Collaborations in urban humanitarian response – introducing the Global Alliance for Urban Crises

The way we prepare for and react to humanitarian crises in towns and cities will be enhanced by a more collaborative approach.

Diane Archer's picture
Insight by 
Diane Archer
Diane Archer is a researcher with IIED's Human Settlements Group
31 May 2016
An image of a crowd of members of the USaid Disaster Assistance Response Team (DART) team rescue a teen in the Gongabu, Kathmandu District, five days after the Nepal earthquake in April 2015 (Photo: USaid, Creative Commons, via Flickr)

A Disaster Assistance Response Team (DART) team from USaid rescues a teen in the Gongabu, Kathmandu District, five days after the Nepal earthquake in April 2015 (Photo: USaid, Creative Commons, via Flickr)

The first World Humanitarian Summit, which I attended in Istanbul last week, brought together more than 9,000 participants, including heads of state and government, civil society and NGOs, to consider how the humanitarian system can best respond to crises arising from natural disasters, conflict and protracted displacement.

The summit saw the launch of the Global Alliance for Urban Crises, which prioritises a more collaborative approach that will change the way we prepare for and react to humanitarian crises in towns and cities.

Lessons from Nepal

When the 2015 earthquake hit Nepal, the country saw a surge of humanitarian support and resources. In certain places this created conflicts in local government agencies and local communities, who were not prepared to manage these levels of support.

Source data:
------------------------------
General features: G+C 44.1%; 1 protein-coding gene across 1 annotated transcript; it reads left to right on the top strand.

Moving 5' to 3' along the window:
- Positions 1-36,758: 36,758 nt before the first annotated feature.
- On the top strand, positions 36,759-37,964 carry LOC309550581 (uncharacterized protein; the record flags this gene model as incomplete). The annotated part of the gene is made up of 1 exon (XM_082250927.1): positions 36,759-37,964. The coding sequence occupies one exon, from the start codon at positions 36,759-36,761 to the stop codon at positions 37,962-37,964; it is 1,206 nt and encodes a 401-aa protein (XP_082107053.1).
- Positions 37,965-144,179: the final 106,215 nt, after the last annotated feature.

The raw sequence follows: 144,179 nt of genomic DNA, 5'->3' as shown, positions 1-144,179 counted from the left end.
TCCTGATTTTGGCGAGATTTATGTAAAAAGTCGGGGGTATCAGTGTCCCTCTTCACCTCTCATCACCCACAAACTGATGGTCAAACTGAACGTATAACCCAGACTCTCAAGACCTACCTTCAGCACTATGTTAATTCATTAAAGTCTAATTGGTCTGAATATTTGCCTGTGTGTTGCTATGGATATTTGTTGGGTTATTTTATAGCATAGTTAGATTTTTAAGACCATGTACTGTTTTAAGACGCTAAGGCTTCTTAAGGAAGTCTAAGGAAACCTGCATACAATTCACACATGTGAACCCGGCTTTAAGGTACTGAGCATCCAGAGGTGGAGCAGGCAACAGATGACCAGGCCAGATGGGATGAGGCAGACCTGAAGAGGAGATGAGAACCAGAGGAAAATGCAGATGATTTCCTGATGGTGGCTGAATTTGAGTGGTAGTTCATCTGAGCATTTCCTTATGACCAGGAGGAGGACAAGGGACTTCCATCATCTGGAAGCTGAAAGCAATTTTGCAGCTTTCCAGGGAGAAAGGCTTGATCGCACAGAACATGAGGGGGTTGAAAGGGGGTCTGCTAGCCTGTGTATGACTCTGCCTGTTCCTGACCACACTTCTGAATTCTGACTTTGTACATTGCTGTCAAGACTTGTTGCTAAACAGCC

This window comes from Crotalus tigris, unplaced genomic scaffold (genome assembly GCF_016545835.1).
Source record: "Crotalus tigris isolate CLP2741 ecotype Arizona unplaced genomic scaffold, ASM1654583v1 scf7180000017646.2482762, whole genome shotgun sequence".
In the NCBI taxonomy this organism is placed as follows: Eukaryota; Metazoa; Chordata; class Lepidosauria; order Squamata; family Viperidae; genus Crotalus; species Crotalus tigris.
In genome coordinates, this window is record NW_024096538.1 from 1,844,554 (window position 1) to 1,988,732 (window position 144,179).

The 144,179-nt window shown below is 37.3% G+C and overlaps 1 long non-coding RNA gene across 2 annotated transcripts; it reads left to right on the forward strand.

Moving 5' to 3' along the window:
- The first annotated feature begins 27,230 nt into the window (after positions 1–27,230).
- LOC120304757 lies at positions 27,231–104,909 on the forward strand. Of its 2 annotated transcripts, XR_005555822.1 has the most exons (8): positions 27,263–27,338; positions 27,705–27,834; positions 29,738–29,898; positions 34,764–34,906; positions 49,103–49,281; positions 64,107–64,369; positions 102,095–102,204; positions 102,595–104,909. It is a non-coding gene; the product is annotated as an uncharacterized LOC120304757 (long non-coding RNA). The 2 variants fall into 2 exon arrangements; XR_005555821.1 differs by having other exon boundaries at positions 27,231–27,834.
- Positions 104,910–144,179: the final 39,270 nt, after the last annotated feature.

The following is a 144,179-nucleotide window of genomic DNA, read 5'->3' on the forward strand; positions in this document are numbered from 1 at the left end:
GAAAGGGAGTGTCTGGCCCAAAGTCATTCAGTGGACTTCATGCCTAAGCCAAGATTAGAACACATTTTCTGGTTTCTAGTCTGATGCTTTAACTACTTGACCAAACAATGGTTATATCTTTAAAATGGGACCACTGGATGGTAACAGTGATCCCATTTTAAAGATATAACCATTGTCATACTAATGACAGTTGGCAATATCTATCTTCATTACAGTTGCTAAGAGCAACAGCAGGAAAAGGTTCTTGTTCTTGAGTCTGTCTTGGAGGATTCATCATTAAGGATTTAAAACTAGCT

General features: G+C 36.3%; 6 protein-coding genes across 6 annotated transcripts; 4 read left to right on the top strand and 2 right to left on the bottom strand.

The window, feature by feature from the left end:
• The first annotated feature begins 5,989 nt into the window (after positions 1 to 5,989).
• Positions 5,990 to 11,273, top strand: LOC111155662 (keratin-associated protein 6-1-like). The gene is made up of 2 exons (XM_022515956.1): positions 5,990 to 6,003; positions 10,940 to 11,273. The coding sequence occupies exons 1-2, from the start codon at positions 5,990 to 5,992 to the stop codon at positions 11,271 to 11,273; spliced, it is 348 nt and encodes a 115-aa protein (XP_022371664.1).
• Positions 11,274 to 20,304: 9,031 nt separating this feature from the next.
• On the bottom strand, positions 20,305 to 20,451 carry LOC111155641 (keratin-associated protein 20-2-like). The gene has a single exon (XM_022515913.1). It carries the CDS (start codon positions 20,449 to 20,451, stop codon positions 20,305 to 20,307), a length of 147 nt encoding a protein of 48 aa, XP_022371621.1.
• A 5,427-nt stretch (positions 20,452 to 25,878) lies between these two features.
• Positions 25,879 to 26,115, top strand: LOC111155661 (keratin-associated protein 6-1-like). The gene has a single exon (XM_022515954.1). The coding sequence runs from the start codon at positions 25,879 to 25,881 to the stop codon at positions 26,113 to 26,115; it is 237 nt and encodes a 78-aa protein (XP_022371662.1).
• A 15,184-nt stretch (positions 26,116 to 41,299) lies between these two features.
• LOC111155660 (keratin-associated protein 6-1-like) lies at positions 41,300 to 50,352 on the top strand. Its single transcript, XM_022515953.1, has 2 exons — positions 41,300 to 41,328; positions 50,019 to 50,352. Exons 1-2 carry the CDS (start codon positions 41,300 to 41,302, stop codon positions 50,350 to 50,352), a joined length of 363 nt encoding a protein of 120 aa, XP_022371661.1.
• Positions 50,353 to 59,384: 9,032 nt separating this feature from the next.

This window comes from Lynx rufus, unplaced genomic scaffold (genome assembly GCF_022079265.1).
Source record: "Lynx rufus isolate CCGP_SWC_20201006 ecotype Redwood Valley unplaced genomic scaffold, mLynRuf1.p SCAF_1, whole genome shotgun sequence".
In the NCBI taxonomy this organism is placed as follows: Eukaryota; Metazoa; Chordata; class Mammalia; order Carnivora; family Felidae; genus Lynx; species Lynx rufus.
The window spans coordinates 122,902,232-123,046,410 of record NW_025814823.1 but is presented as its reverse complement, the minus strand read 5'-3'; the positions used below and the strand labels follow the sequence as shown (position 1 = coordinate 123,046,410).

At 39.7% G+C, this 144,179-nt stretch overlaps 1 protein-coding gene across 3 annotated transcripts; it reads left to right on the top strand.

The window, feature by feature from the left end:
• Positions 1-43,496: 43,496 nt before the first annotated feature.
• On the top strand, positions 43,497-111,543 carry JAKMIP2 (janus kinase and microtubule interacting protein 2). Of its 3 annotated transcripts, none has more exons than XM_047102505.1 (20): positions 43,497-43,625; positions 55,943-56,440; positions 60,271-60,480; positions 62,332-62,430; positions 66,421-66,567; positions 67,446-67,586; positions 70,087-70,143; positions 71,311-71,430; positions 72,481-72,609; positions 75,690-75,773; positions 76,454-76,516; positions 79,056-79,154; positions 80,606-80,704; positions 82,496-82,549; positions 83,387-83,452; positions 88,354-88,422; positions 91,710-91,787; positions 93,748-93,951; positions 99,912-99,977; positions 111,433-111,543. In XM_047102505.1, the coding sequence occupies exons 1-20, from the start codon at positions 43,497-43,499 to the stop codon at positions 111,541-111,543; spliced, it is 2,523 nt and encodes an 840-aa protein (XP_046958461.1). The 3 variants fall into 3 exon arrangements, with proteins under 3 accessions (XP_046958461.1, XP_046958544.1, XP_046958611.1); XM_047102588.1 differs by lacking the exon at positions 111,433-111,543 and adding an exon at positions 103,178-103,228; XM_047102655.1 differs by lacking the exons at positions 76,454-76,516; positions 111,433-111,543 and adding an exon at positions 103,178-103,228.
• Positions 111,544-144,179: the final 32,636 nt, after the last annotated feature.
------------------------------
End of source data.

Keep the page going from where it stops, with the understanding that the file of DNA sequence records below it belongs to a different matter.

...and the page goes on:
However, in the town of Kirtipur in the Kathmandu valley, a team of local trained volunteers played an active role in the response, and co-ordinated effectively with the municipality.

In Kirtipur, local communities have been working with the municipality since 2012 to put in place a disaster risk management plan. A team of more than 4,000 volunteers were trained and mobilised for disaster response. Additionally, equipment for search and rescue, water, sanitation and hygiene (WASH) was available at municipal and community level.

Structures had been established to deal with the different phases of a disaster, from preparedness to response and recovery. These processes had been put in place with the assistance of Lumanti Support Group for Shelter, a Nepali NGO with a long history of working to support organised urban communities, in partnership with Oxfam Nepal.

Supporting and working with locals

Local stakeholders are usually best placed to offer an immediate response in an urban emergency. The case of Kirtipur shows that when local people have the capacity to work collaboratively, and have the necessary technical knowledge and plans in place, a humanitarian response can be effective at quickly assessing and meeting local needs. 

Yet all too often humanitarian response in urban areas remains a challenge – for the humanitarian agencies surging in to provide emergency assistance, for the local municipality (which may be under-resourced and struggling with everyday challenges of meeting basic needs and providing services), and for the local communities.